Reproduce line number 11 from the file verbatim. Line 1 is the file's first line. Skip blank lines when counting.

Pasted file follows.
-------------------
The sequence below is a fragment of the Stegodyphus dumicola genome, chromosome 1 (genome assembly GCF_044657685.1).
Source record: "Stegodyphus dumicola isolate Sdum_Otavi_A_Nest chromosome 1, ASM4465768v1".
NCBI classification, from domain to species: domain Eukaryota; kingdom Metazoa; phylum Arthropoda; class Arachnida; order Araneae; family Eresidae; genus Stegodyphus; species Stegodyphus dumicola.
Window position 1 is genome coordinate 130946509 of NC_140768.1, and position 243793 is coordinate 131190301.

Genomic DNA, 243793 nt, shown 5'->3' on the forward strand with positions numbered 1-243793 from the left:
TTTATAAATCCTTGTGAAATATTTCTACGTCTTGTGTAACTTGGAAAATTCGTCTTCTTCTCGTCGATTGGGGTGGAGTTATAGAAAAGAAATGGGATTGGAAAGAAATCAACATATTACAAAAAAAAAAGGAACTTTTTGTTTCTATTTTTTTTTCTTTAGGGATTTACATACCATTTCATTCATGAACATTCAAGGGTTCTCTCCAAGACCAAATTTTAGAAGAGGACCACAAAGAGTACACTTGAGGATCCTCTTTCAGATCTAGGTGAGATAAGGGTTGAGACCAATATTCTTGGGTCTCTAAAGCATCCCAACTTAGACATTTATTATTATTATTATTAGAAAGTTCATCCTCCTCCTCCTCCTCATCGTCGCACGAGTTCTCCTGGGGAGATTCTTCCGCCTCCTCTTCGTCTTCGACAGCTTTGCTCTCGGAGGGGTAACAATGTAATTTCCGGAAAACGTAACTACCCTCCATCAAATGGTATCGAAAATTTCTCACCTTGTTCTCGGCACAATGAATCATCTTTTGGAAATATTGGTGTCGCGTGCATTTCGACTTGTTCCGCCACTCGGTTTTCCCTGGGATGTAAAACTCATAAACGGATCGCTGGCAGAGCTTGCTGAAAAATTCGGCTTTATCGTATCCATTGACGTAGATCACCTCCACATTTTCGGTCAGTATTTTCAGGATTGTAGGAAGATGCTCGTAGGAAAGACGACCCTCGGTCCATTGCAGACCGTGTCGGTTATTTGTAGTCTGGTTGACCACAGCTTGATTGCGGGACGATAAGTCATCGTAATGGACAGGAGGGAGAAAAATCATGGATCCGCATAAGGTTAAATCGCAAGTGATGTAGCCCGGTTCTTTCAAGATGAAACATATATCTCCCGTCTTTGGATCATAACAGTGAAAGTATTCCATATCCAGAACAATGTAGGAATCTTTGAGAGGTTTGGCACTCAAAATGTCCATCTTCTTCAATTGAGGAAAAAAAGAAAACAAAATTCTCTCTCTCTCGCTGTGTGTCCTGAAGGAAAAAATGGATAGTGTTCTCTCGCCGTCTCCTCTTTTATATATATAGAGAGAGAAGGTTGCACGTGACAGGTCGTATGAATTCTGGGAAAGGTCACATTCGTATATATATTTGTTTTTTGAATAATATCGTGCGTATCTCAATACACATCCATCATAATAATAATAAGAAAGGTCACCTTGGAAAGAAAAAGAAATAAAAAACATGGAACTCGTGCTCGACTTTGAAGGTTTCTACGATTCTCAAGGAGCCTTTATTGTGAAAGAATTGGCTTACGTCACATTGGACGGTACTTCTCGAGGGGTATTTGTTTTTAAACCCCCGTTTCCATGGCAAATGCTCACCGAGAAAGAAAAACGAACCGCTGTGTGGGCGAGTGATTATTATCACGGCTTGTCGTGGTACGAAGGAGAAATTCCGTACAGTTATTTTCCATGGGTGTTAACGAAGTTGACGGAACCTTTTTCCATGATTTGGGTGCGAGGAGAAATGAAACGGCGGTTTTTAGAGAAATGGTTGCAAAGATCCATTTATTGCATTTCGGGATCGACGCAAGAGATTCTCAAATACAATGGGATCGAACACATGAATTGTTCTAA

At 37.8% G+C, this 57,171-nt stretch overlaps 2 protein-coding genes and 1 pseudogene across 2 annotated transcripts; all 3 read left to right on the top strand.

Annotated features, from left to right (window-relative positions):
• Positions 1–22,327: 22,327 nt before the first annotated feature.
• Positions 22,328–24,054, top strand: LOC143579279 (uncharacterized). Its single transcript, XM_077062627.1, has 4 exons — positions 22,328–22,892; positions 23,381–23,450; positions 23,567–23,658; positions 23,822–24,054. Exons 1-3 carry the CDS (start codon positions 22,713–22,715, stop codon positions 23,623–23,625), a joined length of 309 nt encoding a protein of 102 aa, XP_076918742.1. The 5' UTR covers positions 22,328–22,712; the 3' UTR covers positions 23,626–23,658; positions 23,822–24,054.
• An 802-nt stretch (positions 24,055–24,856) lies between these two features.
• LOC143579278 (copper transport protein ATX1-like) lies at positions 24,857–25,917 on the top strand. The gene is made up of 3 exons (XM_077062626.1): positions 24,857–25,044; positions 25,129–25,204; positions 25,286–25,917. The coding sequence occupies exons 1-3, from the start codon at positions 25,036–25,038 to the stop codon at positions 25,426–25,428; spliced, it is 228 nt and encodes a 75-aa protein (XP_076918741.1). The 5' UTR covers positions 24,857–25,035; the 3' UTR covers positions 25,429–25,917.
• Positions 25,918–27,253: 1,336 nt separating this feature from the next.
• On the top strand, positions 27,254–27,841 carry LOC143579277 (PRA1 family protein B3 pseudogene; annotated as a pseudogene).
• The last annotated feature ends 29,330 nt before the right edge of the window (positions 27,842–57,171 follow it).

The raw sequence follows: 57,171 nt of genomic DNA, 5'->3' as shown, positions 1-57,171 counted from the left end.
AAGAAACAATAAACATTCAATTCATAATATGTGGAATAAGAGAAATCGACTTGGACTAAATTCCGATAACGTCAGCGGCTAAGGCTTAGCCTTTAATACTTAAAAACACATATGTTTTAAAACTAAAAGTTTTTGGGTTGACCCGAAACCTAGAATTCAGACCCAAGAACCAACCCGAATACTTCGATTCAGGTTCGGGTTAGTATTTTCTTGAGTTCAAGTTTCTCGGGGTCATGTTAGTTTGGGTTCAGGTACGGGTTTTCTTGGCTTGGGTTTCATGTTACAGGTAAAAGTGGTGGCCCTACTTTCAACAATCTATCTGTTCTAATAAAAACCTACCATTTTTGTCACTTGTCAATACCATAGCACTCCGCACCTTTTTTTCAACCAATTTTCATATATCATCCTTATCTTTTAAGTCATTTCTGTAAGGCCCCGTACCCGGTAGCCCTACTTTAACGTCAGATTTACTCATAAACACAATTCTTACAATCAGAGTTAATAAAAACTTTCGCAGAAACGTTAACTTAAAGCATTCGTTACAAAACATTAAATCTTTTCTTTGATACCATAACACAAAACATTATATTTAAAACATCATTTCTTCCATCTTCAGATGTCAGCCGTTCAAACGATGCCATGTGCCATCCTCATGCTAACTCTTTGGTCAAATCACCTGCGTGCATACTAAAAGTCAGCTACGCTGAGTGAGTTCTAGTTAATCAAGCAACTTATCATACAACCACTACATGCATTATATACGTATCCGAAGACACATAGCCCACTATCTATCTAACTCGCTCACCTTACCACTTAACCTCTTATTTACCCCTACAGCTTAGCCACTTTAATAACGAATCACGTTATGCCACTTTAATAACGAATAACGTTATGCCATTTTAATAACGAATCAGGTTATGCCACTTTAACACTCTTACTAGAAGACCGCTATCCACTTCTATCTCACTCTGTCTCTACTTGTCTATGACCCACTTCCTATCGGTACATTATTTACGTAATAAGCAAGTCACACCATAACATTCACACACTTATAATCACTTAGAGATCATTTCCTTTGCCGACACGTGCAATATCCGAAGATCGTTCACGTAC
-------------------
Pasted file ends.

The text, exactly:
• An 802-nt stretch (positions 24,055–24,856) lies between these two features.